Monthly Archives: November 2016

The Butterfly and The Pig

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While Aberdeen is now most definitely my adopted home, and Edinburgh my favourite place in the UK, I have never felt much attraction for Glasgow – even though lots of my friends and colleagues would argue it’s a fantastic place to stay or visit. Although I had made quite a few day trips to Scotland’s biggest city, it never truly appealed to me – maybe because every time I visited, it rained.

Then, one September weekend it so happened that I was to stay a night at a friend’s; I still wasn’t looking forward to it… until I saw the city basking in the late summer sun, bursting with people of all ages, nationalities and styles.

After a quiet night over a good meal and a few cocktails, the following (equally glorious) morning we were planning to go walking around Loch Lomond, so we decided to treat ourselves to a breakfast in town first. With plenty of options to choose from, according to Google Maps (and certainly offering more variety than Aberdeen), we decided to try the intriguingly-sounding The Butterfly and The Pig on Bath Street.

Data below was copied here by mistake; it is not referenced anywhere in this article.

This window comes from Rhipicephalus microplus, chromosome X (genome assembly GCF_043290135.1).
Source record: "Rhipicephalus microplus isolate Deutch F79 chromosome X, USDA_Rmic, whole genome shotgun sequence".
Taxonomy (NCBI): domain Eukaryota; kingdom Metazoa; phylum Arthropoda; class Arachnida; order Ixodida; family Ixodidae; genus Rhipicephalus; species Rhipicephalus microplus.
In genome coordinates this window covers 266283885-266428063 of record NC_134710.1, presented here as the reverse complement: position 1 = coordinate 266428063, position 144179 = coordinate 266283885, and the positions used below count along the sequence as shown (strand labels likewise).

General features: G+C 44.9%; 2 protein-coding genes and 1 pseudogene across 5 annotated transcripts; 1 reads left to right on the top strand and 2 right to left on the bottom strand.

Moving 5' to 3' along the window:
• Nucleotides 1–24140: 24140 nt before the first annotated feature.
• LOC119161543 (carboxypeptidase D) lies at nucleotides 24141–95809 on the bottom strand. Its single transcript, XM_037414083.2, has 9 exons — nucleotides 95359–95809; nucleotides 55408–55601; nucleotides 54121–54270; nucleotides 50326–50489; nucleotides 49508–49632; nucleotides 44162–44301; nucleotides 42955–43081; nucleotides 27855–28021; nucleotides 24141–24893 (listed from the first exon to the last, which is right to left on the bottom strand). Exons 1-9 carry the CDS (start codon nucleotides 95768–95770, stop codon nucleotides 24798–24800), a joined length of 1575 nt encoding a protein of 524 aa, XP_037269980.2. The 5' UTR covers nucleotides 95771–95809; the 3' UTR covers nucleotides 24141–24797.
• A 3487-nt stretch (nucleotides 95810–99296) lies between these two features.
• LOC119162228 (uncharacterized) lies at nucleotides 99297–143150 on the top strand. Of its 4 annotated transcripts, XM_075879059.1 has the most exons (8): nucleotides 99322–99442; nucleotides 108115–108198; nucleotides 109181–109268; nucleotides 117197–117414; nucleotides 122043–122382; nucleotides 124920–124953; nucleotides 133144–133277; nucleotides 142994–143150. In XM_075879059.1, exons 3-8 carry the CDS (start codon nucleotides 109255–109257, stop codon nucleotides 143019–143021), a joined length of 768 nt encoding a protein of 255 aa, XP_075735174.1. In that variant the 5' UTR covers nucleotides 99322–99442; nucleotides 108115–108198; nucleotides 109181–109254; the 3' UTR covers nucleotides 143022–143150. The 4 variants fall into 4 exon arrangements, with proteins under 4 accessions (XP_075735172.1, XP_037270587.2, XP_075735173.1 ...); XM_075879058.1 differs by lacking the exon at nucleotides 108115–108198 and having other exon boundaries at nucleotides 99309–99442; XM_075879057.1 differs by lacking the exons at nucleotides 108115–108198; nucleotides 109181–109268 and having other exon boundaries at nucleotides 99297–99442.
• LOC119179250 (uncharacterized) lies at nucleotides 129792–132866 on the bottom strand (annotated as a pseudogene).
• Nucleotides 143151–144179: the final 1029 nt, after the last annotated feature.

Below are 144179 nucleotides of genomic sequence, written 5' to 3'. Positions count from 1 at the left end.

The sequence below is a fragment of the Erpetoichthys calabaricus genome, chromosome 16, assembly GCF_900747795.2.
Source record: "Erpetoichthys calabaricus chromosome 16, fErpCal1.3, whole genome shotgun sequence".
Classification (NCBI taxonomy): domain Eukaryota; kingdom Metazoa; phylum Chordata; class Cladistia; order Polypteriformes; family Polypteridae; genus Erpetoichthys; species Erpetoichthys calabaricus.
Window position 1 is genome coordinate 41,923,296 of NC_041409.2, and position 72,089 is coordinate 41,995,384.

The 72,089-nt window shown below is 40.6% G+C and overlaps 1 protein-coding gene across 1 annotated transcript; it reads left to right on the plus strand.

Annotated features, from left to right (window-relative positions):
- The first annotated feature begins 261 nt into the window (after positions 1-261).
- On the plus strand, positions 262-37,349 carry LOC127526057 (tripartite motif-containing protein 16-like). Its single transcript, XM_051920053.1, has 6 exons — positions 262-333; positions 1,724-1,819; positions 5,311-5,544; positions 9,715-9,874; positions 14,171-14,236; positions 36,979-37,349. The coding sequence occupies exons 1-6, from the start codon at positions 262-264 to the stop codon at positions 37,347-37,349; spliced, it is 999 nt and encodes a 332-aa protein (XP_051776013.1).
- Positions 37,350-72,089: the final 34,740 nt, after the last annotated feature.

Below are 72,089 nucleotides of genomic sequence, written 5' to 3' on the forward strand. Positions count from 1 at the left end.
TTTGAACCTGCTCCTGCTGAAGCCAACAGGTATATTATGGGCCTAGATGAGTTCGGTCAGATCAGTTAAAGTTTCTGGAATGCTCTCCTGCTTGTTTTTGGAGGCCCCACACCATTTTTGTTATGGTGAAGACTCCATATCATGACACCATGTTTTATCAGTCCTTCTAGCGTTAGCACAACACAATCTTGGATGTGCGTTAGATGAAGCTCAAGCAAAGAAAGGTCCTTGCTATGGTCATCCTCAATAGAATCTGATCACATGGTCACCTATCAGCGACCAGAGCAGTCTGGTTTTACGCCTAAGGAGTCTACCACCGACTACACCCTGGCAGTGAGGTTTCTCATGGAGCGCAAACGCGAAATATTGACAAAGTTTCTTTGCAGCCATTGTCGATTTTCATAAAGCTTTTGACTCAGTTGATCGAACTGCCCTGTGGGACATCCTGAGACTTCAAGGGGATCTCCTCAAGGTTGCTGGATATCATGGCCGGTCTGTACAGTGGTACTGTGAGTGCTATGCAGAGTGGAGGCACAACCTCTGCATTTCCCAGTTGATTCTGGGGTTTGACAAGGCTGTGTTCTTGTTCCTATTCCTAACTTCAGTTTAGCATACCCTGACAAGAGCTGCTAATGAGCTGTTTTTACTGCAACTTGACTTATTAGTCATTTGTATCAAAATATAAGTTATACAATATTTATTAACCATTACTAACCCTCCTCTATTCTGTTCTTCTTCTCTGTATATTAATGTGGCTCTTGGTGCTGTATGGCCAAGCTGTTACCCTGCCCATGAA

Mocha at The Butterfly and The Pig

Mocha at The Butterfly and The Pig

Occupying a good chunk of the building (including the basement), the place to get breakfast from was the Tea Rooms; the door opened to a darkish corridor with a few tables along one side and another door to the right, leading to the said tearoom. This place reminded me of the Mad Hatter’s Tea Party, crossed with Antiques Roadshow – the rather small and tightly packed venue, furnished with wooden tables and chairs and featuring a striking oldschool bar as a centrepiece, was opulently decorated with a mismatched collection of teapots, china, porcelain vases and plastic flowers – not particularly my kind of place, but definitely standing up to its name.